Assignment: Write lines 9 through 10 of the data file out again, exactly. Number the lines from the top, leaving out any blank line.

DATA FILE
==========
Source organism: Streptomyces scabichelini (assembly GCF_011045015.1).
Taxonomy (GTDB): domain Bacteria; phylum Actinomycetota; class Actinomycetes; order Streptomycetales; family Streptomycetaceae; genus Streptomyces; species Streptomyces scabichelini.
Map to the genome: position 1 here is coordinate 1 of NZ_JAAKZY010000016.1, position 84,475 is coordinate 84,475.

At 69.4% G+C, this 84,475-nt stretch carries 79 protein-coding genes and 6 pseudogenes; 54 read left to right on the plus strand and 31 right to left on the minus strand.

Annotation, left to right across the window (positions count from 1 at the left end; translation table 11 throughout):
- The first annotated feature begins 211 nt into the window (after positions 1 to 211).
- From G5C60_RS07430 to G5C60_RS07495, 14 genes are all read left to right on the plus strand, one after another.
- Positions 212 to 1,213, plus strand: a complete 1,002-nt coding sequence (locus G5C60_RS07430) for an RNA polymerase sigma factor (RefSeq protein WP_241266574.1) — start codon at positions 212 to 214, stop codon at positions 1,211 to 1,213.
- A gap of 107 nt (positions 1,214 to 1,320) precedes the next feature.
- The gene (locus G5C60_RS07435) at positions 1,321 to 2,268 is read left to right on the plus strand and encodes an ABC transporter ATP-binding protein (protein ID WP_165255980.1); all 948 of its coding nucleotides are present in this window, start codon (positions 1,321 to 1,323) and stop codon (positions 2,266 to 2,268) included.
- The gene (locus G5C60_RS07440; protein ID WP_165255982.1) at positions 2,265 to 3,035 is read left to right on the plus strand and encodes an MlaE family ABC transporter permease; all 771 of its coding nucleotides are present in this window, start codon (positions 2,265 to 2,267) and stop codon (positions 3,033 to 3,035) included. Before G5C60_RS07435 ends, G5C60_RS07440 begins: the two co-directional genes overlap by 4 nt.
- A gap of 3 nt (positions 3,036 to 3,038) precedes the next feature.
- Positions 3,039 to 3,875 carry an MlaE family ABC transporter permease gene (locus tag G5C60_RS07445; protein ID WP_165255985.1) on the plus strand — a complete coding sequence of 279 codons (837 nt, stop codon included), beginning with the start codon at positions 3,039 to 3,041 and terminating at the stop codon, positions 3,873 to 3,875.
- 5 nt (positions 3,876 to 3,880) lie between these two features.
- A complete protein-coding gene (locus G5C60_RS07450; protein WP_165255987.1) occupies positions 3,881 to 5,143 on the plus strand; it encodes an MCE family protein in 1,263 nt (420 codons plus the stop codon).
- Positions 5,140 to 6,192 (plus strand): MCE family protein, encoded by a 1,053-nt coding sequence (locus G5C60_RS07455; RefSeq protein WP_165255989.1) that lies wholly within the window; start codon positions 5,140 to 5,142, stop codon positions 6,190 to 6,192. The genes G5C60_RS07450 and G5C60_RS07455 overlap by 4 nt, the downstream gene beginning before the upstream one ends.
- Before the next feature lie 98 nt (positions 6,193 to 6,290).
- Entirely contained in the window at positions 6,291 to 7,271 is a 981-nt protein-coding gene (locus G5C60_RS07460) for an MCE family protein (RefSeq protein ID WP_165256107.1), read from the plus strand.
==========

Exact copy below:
- A gap of 107 nt (positions 1,214 to 1,320) precedes the next feature.
- The gene (locus G5C60_RS07435) at positions 1,321 to 2,268 is read left to right on the plus strand and encodes an ABC transporter ATP-binding protein (protein ID WP_165255980.1); all 948 of its coding nucleotides are present in this window, start codon (positions 1,321 to 1,323) and stop codon (positions 2,266 to 2,268) included.